Reykjavik Iceland…a taste of the Frozen North!

Last year I, my husband, and a couple of our oldest friends embarked on our most exciting cruise ever – a transatlantic cruise trip from the UK to Boston on the east coast of the USA.  What made this one so special is that we were going to call on several very northern ports that we have never visited before, and will probably never have the opportunity to visit again – they are literally at the opposite end of the earth from where we live in South Africa!  I was a bit apprehensive about being on a cruise ship for such a long time (16days), but the interesting ports of call persuaded us to give it a go, and it was a wonderful holiday.  Today I would like to tell you about Reykjavik Iceland – by far the most interesting of the places we visited and really worthy of a longer exploration if you ever get the opportunity.

Our ship docked in Reykjavik Iceland where we would be staying overnight – that meant two full days to explore!  The town of Reykjavik Iceland is small and pretty – no skyscrapers here – but it is the countryside of Iceland that you just have to see!  We had not planned on taking a tour as they were very expensive, but once we arrived we decided it would be foolish to come so far and then go back home without seeing at least some of the natural wonders of Iceland.  We managed to find a small private tour company (right at the quayside!) and our guide was just wonderful – she is a born-and-bred Icelander and has studied geology, so was an absolute fountain of knowledge!   We set off on one of the best excursions ever.

Reykjavik Iceland: Street Scene
Rekjavik Street Scene

Lunar Landscapes

The most remarkable thing about Iceland is that the landscape is unlike any other; at first you can’t quite work out what is so unusual, until you realize there are not trees – not one! This is due to the very shallow soil which does not allow roots to develop.  The ground is made up of volcanic deposits so rather resembles a lunar landscape.  Our first stop along the route was to see some beautiful waterfalls – there are many on Iceland, as the glacial snow is continually melting and pouring down the rivers – they were really amazing as you will see in the photos.

After lunch we were taken to see some geysers in the geothermal park – did you know that everyone in Reykjavik gets free hot water piped into their homes courtesy of the geothermal fields?  It was wonderful to watch the hot water shooting out of the earth at regular intervals.  The highlight of the tour was when we spotted one of the largest Icelandic glaciers; unfortunately, it was quite a distance away but still quite awesome!  If you have more time you can go on a Glacier Tour, where you get to walk the glacier and even have a go at Ice Climbing.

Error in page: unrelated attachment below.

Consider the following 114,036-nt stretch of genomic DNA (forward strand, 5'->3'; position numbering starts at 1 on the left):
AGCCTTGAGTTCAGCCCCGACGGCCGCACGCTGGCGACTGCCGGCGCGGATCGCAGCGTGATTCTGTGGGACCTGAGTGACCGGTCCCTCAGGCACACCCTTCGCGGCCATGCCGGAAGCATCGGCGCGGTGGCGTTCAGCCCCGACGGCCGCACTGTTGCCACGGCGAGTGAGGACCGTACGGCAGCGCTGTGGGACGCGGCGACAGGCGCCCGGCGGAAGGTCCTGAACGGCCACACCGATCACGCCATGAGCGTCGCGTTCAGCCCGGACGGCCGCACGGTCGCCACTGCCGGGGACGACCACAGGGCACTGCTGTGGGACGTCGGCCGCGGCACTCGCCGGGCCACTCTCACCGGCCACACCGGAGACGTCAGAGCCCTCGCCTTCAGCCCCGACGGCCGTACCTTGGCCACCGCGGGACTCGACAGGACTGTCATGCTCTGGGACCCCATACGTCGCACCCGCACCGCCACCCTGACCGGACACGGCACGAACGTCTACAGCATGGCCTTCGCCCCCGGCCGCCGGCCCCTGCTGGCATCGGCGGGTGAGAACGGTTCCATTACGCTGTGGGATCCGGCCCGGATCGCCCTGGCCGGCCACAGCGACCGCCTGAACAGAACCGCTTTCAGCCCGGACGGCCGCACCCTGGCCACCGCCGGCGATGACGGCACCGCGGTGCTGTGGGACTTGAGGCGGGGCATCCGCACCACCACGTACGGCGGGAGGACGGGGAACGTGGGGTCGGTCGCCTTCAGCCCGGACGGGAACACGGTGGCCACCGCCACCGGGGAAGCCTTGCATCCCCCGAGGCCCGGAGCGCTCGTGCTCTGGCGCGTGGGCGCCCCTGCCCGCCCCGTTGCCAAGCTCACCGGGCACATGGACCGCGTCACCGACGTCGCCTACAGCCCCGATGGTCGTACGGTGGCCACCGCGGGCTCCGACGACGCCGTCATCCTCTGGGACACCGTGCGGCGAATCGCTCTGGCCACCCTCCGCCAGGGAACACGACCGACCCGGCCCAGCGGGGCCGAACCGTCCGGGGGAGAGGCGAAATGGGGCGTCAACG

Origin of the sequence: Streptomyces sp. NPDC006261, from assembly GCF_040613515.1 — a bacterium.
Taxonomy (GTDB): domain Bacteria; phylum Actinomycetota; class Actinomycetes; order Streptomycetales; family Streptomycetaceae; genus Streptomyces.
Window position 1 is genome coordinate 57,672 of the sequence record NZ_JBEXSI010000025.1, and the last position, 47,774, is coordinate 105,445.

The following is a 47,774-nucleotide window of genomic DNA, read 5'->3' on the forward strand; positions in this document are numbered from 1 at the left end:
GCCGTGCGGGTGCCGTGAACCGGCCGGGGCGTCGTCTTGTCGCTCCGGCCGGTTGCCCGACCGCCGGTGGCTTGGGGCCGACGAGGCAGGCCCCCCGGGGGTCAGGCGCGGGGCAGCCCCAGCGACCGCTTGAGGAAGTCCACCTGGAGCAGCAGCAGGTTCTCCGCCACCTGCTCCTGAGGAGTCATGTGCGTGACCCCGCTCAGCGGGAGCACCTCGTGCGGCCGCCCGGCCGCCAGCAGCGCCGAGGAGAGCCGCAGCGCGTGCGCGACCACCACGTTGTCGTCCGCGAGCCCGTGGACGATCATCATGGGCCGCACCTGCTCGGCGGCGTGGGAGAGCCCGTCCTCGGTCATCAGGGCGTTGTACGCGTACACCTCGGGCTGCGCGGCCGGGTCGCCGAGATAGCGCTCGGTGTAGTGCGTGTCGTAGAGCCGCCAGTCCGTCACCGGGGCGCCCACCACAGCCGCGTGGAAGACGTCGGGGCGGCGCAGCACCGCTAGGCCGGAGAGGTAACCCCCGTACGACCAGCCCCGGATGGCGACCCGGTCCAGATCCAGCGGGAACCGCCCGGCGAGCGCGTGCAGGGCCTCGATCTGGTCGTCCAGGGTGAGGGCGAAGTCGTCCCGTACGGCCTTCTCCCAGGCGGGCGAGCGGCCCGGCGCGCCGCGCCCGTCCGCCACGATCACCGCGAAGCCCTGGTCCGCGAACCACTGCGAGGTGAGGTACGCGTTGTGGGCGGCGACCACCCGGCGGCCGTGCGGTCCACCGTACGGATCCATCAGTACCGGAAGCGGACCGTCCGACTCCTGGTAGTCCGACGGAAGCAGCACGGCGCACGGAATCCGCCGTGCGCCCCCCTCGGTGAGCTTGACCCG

Reykjavik Iceland: Glacial Ice Melt
Glacial Ice Melt

Blue Lagoon Geothermal Spa

On our second day in Reykjavik Iceland we took a local bus to the incredible Blue Lagoon Geothermal Spa to swim in the wonderful pools and buy some of the delightful products to take home; at €38 entry fee, it is not a cheap day out and you should try to spend the whole day there – sadly, we only had an hour or two but the whole experience was amazing and the bus trip took us through more of the remarkable “lunar” landscape.

Reykjavik Iceland: Blue Lagoon Geothermal Spa
Blue Lagoon Spa

If you have the time, a wonderful way to explore incredible Iceland would be to hire a motorhome or camper and spend a few weeks seeing it all at your own relaxed pace.  There are 68 campsites in Iceland – only open in summer, from about June to September, and in my opinion this would be a great option as you would not have to retract your steps back to a hotel every night.

About Bridget Halberstadt

Website: http://www.go4carrental.net

Hello, my name is Bridget Halberstadt: I am a freelance Travel and Food writer from Cape Town, South Africa. Travel and Food have been my passion for many years and I love to inspire others by sharing my travel experiences with them.

Other posts by the Author

Leave a Reply